Smoking rollups: Best motorcycle rollbags as chosen by MCN

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One of the most versatile ways of carrying gear on your bike is with a rollbag. These are easy to fill, easy to fix to the luggage rack or pillion seat, will keep your gear safe and dry and are also easy to use off the bike too.

There are several kinds of rollbag, the majority being formed in PVC tarpaulin to ensure that the contents stay dry. Not only is the material itself impervious to water, the closure is typically by rolling the edges of the aperture over several times to keep water out and securing them shut.

Due to their nature, rollbags like this normally don’t have a large number of external pockets, since the main purpose is to keep the contents themselves dry. However, you may find an external pocket or two that can be useful, particularly for things like spare gloves or keys, etc.

Related: Best universal motorcycle panniers

Some rollbags will come with fixings while others may need your own bungee straps, cords or securing straps. Which you use is up to you though external straps can sometimes make the bags easier to get on and off, particularly when you arrive at your destination or need to stop somewhere en route and don’t want to leave your luggage on the bike.

There are two main types of rollbag that we will look at here; simple cylindrical bags that fix to the bike and more holdall-like bags that perform the same basic task but are designed to be a bit more transportable, like a normal bag.

Here is a selection of rollbags that will carry your gear and should keep it dry and safe.

The Scottish company Lomo have been making waterproof bags and luggage for some time and this simple rollbag has a capacity of 20 litres and in tests by sister magazine RiDE, has been completely waterproof.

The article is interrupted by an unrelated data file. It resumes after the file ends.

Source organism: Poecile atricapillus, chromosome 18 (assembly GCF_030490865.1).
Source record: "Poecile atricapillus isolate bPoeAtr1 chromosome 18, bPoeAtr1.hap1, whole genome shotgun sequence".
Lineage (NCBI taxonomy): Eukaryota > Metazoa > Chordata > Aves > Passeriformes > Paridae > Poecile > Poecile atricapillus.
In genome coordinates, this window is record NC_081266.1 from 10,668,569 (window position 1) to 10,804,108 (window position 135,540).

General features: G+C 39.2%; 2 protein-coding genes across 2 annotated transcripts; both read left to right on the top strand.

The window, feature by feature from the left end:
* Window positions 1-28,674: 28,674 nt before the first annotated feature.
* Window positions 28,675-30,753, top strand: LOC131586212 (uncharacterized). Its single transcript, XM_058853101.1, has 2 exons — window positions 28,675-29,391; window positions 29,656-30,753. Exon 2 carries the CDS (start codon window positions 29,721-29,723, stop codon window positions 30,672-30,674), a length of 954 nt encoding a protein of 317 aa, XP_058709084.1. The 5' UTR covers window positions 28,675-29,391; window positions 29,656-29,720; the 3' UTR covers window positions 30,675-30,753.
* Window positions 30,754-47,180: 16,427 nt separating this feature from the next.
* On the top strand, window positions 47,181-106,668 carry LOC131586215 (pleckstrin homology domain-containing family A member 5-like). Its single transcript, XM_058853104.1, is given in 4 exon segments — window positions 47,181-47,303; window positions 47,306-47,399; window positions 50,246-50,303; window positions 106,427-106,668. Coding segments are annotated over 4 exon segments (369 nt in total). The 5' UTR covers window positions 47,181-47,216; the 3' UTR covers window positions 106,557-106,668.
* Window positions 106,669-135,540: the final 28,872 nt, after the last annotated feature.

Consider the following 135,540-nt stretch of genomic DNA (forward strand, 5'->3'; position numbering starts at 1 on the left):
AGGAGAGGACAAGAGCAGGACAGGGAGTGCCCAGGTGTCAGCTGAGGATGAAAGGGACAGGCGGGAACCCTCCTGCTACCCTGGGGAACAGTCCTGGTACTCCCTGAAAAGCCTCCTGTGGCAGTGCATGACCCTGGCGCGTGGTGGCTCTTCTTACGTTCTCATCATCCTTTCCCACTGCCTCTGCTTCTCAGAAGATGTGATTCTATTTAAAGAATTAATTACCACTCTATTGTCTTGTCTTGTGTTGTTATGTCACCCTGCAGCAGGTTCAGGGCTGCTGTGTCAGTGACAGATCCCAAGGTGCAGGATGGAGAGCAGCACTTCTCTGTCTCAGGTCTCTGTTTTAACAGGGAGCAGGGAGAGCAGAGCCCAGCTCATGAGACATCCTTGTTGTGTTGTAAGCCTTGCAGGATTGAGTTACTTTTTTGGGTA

It’s a cylindrical design with a roll-closure with fixing buckles and comes with a carry handle and two luggage-strap loops for securing it to the bike.

Pros

  • Waterproof
  • Useful
  • Great value

Cons

  • Carrying limited off the bike

The quality of Kriega equipment is right at the top of the game but as a result, so is the price. This drypack has a capacity of 30 litres (there's also a 20l and 10l version) and has a roll-closure opening at one end.

The outer material is PVC while there is also a waterproof liner to keep contents safe and dry. There is an external pocket and like much of Kriega’s gear, it can be joined to other items to create a modular system.

Pros

  • Great quality
  • Waterproof
  • Modular design

Cons

  • Narrow opening to pack

Like many of Oxford's luggage ranges, the Drystash is available in various sizes, including this 45-litre version (there are 15l and 30l ones available too). It uses a canvas outer for a more traditional, softer look and feel but is backed with a waterproof lining.

It uses a top opening with waterproof zips and a Velcro-closed cover meaning it’s easy to access contents when on the bike. It uses four D-rings on the base to secure it to the bike but equally, bungee cords over the top would also work.

Pros

  • Softer look than PVC luggage
  • Top loading means access on bike
  • Fix with included or bungee straps

Cons

  • Can only carry with shoulder strap off bike

Tested by Ali Silcox for 2 years over 2000 miles - Quality 5/5, Value 5/5